Leaders call for restraint in South China Sea

Leaders attending the East Asia Summit (EAS) yesterday stressed the need for all countries to handle territorial disputes in the South China Sea in a way that does not raise temperatures in the region.

They included Singapore Prime Minister Lee Hsien Loong, who said Singapore - as the country coordinator for ASEAN-China relations - urged all parties to abide by the principles of peaceful resolution of disputes and the primacy of international law, including the United Nations Convention on the Law of the Sea.

He also called on all parties to "exercise maximum restraint, refrain from provocative actions or the use of force, and commit to accident prevention measures and the non-militarisation of land features in the South China Sea".

Beijing's recent reclamation work near the Spratly Islands, parts of which are also claimed by four ASEAN countries - Brunei, Malaysia, the Philippines and Vietnam - and its construction of a runway on one of the artificial islands, saw several leaders express concern that such work would change the status quo.

But on a visit to the United States in September, Chinese President Xi Jinping made a commitment not to pursue militarisation of land features in the South China Sea.

And during his state visit to Singapore earlier this month, he said China would respect and uphold freedom of navigation in and overflight above the South China Sea.

Yesterday, Mr Lee told the EAS gathering that he welcomed these two statements.

"These are all ideals which all participants should subscribe to. Through discussion and engagement, we should be able to work them out in order that they can translate into practical consequences on the ground," he said.

Regional peace and stability depend on how such potential flashpoints are managed, he added.

Mr Lee said that ASEAN's and China's agreement to start discussions on the structure and elements of a Code of Conduct and Code for Unplanned Encounters at Sea for naval assets is a positive step to build trust and confidence.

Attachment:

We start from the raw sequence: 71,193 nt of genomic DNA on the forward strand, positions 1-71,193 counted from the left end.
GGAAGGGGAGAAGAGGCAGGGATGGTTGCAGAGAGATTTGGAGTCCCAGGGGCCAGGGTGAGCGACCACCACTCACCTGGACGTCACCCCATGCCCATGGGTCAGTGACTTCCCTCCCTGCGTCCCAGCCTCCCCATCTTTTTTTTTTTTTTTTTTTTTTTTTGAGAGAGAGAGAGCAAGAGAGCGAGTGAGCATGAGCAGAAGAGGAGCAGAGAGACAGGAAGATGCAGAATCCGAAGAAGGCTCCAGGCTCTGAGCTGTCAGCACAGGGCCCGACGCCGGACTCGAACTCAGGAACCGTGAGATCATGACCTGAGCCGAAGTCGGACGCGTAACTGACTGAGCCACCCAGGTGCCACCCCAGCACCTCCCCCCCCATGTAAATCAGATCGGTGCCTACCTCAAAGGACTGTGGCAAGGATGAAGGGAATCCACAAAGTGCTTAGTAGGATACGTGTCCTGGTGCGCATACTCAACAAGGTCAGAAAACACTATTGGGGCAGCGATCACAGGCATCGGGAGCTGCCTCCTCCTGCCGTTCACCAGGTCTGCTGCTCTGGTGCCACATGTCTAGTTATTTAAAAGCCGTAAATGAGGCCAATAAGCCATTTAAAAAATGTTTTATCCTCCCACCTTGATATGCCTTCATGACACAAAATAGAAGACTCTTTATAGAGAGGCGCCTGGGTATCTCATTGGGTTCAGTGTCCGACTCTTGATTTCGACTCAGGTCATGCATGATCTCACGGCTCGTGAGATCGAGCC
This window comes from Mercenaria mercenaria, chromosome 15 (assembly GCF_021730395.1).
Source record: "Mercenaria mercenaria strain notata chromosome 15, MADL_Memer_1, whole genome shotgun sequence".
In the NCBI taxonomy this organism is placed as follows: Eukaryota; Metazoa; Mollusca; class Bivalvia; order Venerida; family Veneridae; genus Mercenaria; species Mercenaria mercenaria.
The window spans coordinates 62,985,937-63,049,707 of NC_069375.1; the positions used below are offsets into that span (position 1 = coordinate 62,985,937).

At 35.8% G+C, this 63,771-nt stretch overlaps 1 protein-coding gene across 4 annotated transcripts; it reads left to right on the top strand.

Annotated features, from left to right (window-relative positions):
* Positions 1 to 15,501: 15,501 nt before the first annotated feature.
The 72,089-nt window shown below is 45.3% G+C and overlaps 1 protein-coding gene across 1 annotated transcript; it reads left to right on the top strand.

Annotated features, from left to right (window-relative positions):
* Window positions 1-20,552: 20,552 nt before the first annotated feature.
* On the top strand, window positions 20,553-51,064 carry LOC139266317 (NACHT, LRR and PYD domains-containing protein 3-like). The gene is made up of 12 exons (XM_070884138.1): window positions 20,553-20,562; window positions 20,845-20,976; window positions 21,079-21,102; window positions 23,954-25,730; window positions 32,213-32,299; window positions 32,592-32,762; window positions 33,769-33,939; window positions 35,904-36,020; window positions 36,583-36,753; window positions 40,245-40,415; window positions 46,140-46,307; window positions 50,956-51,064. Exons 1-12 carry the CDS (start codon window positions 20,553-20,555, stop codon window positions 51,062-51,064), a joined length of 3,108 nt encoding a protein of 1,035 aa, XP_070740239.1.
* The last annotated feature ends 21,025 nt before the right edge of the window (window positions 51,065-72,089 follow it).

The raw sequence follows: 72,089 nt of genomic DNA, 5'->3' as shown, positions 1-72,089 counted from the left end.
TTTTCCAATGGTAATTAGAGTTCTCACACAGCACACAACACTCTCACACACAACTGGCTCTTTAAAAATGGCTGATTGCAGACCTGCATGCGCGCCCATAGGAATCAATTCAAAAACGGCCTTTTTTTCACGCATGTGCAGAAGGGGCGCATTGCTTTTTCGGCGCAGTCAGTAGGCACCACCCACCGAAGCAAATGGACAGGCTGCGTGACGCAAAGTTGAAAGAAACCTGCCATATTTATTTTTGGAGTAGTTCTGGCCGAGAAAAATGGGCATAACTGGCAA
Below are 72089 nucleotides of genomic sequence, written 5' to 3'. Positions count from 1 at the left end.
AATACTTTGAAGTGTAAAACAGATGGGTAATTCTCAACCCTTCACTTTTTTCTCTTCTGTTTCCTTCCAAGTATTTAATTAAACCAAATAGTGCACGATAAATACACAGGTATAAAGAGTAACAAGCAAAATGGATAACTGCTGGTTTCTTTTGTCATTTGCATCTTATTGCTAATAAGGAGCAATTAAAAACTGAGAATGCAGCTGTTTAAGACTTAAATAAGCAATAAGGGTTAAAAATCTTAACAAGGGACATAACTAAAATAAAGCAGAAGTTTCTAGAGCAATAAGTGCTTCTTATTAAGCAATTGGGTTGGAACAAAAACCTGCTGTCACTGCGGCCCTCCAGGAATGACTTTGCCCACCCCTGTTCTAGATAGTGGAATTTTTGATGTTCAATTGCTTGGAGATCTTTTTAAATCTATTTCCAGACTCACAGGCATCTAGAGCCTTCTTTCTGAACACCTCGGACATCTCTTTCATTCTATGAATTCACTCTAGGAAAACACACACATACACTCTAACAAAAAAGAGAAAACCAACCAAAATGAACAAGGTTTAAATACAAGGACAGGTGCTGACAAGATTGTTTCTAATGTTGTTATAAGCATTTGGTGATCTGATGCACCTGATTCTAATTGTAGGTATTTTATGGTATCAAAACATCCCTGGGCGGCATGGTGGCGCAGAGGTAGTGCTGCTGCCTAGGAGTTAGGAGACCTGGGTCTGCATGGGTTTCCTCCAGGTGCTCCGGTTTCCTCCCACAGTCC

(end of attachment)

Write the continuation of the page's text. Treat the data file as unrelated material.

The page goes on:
In separate remarks, Malaysian Prime Minister Najib Razak told reporters last night that there was consensus among EAS members that the South China Sea had to be handled in a way that does not raise tensions in the region.

"All countries agreed that there should not be any interference on freedom of navigation and overflight. China has also come out categorically in the meeting to say that it is committed to safety and freedom of navigation and overflight," he said.

EAS leaders also agreed to enhance maritime co-operation. China too highlighted high-level exchanges in this area, including visits by senior naval officials and port calls. China is also working to set up a China-ASEAN Marine Cooperation Centre where countries can work on issues such as maritime environment protection.

In his remarks to EAS leaders, Mr Lee said members could contribute to regional growth and stability through closer economic integration. They also had to co-operate to tackle challenges like terrorism, cyber security and climate change.

Mr Lee suggested working on strengthening the EAS itself.

The EAS was set up 10 years ago in Kuala Lumpur as a platform for ASEAN and key partners to discuss strategic issues, in a bid to strengthen the regional architecture.

Mr Lee said a decade on, the EAS has become "an integral part" of an ASEAN-led framework for regional co-operation. Its position could be consolidated and it could also see more substantive outcomes.

This article was first published on Nov 23, 2015.
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